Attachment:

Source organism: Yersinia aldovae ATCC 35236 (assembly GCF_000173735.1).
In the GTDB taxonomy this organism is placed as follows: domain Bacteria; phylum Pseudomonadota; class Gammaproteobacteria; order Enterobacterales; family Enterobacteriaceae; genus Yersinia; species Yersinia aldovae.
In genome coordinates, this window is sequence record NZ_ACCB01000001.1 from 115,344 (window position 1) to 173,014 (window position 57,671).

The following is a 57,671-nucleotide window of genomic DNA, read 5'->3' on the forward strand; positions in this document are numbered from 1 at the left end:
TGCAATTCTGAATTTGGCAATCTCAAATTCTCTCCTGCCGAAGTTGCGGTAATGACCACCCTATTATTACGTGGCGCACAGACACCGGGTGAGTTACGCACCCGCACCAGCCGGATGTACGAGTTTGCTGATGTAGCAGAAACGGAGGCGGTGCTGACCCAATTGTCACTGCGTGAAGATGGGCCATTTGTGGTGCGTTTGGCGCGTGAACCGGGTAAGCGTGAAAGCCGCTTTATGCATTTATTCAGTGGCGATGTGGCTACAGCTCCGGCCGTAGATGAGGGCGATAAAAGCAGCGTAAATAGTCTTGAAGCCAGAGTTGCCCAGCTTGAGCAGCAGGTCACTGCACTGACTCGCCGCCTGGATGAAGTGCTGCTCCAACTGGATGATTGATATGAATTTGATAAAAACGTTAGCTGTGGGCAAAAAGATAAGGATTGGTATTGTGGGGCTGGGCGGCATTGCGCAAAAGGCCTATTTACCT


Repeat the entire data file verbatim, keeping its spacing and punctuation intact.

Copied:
Source organism: Yersinia aldovae ATCC 35236 (assembly GCF_000173735.1).
In the GTDB taxonomy this organism is placed as follows: domain Bacteria; phylum Pseudomonadota; class Gammaproteobacteria; order Enterobacterales; family Enterobacteriaceae; genus Yersinia; species Yersinia aldovae.
In genome coordinates, this window is sequence record NZ_ACCB01000001.1 from 115,344 (window position 1) to 173,014 (window position 57,671).

The following is a 57,671-nucleotide window of genomic DNA, read 5'->3' on the forward strand; positions in this document are numbered from 1 at the left end:
TGCAATTCTGAATTTGGCAATCTCAAATTCTCTCCTGCCGAAGTTGCGGTAATGACCACCCTATTATTACGTGGCGCACAGACACCGGGTGAGTTACGCACCCGCACCAGCCGGATGTACGAGTTTGCTGATGTAGCAGAAACGGAGGCGGTGCTGACCCAATTGTCACTGCGTGAAGATGGGCCATTTGTGGTGCGTTTGGCGCGTGAACCGGGTAAGCGTGAAAGCCGCTTTATGCATTTATTCAGTGGCGATGTGGCTACAGCTCCGGCCGTAGATGAGGGCGATAAAAGCAGCGTAAATAGTCTTGAAGCCAGAGTTGCCCAGCTTGAGCAGCAGGTCACTGCACTGACTCGCCGCCTGGATGAAGTGCTGCTCCAACTGGATGATTGATATGAATTTGATAAAAACGTTAGCTGTGGGCAAAAAGATAAGGATTGGTATTGTGGGGCTGGGCGGCATTGCGCAAAAGGCCTATTTACCT